This is a fact. The paddle around Sri Lanka is unlikely to be anything like the one I experienced while canoeing the Ganges a little over a year ago. For one, the Ganges is a river. And largely devoid of any water of any consequence, no current at all except a very gentle one that would have eventually taken me to Calcutta even if I did not paddle a single stroke. Shore was a bit more than an arm’s distance away. There were people and villages and ghats and habitation pretty much all the way. Of course there were challenges, but they pale in comparison when one layers that experience with the one that is coming up a little over a month later.
A Slow Boat Around Sri Lanka is a challenging paddle out in the open sea. We are starting the journey and hopefully ending it before the southwest monsoon hits the island in all its fury. I do expect to encounter some pre-monsoon showers and that might put the plans a little out of whack … I am not about to hit the water with dark angry clouds reaching out to me, daring me to take on the impending elements. The sea is new to me and I will not take on anything more than what I believe is well within my limited capabilities.
I am a little concerned with the tides, not so much the waves. There is high tide and low tide, twice a day, every day. And the timing changes every day. We will need to launch at low tide, when the water is going out from land, away into the sea. This will provide some current to take us out to sea, without us having to fight against it. Similarly, I would like to head back to shore at high tide, again due to the help the current will provide. I have faced paddling against the tide during the last stage down the Ganges, and it was no fun at all. Almost no progress was made and my shoulders almost fell out their sockets in an effort to even remain at the same place. No, I am not looking forward to paddling against the current.
However, due to the changing timings of the tides, the time of our launch each day will keep changing. Let us look at the tide timings for tomorrow morning, for instance. Low tide is at 10.02 am while high tide is at 16.15 pm. This is good since we can launch at 10.02 am, even an hour or so prior when there is slack water, and come back to shore by sunset. A week later however, low tide is at 05.16 am and high tide at 08.46 am and again at 23.58 pm. Which means we cast off before dawn and then get back to shore either around nine in the morning or way after dark, close to midnight. Not a good day to plan a paddle out into the ocean. The reality we will be faced with seems to be that we paddle for either six hours a day or twelve hours a day, if we want to make use of the tidal currents. This call has to be taken the evening prior and will depend on the conditions ahead of us. And we need to keep our daily target distance in mind to be able to reach our scheduled destination for the evening.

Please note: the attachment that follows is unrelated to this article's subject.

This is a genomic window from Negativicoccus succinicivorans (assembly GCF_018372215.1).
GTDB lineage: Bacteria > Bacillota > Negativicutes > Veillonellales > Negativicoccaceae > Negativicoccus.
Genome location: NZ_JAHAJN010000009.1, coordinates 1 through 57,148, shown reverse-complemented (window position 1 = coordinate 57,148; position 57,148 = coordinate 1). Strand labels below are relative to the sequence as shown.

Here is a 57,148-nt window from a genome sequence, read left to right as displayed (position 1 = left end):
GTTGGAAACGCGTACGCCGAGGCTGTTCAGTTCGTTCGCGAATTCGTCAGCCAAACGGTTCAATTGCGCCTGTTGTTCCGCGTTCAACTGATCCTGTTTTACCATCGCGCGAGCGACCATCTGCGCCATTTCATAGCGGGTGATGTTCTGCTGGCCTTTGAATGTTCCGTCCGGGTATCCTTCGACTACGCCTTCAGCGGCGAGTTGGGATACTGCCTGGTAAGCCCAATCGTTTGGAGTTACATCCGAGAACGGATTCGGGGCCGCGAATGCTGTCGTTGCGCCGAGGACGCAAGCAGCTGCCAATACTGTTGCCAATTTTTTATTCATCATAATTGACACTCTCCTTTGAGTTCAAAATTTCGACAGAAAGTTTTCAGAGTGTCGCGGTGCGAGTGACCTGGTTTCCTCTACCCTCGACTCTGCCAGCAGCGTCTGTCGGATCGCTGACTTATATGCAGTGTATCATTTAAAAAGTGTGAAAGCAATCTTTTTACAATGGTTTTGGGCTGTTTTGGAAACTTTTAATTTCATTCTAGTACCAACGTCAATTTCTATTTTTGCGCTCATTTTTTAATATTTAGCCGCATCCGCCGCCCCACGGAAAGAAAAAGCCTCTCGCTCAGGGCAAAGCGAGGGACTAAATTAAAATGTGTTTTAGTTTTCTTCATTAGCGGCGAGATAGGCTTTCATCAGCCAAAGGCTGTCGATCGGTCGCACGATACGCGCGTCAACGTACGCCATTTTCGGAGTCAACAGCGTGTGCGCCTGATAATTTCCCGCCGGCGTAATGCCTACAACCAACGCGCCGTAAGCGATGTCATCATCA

Like I said, the paddle around Sri Lanka is nothing compared to the paddle down the Ganges.
The other things that will be different will be the wind. Our itinerary corresponds to the couple of months prior to the southwest monsoon. The monsoon season in the subcontinent is a bad time to be out on the water, no fun at all. And it can get dangerous pretty soon with the sea state becoming unnavigable with waves as big as houses. However, the current winds are from the northeast, corresponding with the winter monsoon season. Hopefully for the first few weeks we will not be faced with winds so much as it changes from the northeast to the southwest. But I doubt if we will be lucky all the way. By the time half the circumnavigation is over, and we are paddling the eastern coast, the southwest winds will become stronger. If we are not careful with our navigation, there is a possibility we will land up somewhere in Indonesia! Once we round the southern tip of the island, the southwest monsoon will come in handy when we will have a following wind, pushing us towards our end point at Colombo. That will be a blessing when the tired arms and even more tired mind will rebel against every additional stroke that has to fight the elements.
I am busy learning blue water navigation, and reading nautical charts. The chart I am using is by Navionics and is one of the most used and most trusted by ocean going vessels in the world. It is extremely informative and provides a whole bunch of data. The trick is to be able to read the data properly and to take actions based on what the data is trying to convey. Unfortunately, this chart does not work on Garmin devices, the GPS system I will be using. This will work off my Android phone. Fortunately, this works on GPS and will work even if I am outside mobile phone coverage area. There will be definite drain on the battery and I will need to prepare for this by carrying extra power banks.
One thing I am fairly sure of though is that I will not leave sight of shore. We will be paddling between three and five kilometres out into the sea, far enough to not get affected by tides and surf and such like, yet close enough to be able to see the coastline. I am not yet ready or adept at going beyond this comfort zone. Whether this fact will change as the expedition progresses, I have no way of knowing. Only time will tell.
As of writing this, the expedition is 51 days away. On the one hand I cannot wait for the days to fly by. Yet, on the other hand I want the days to go by as slowly as possible since there are so many things that still have to be tied up. I am sure everything will work out just fine and we will have a wonderful and successful expedition, even though it is going to be very different and way more challenging than the paddle down the Ganges.
Wish us luck.
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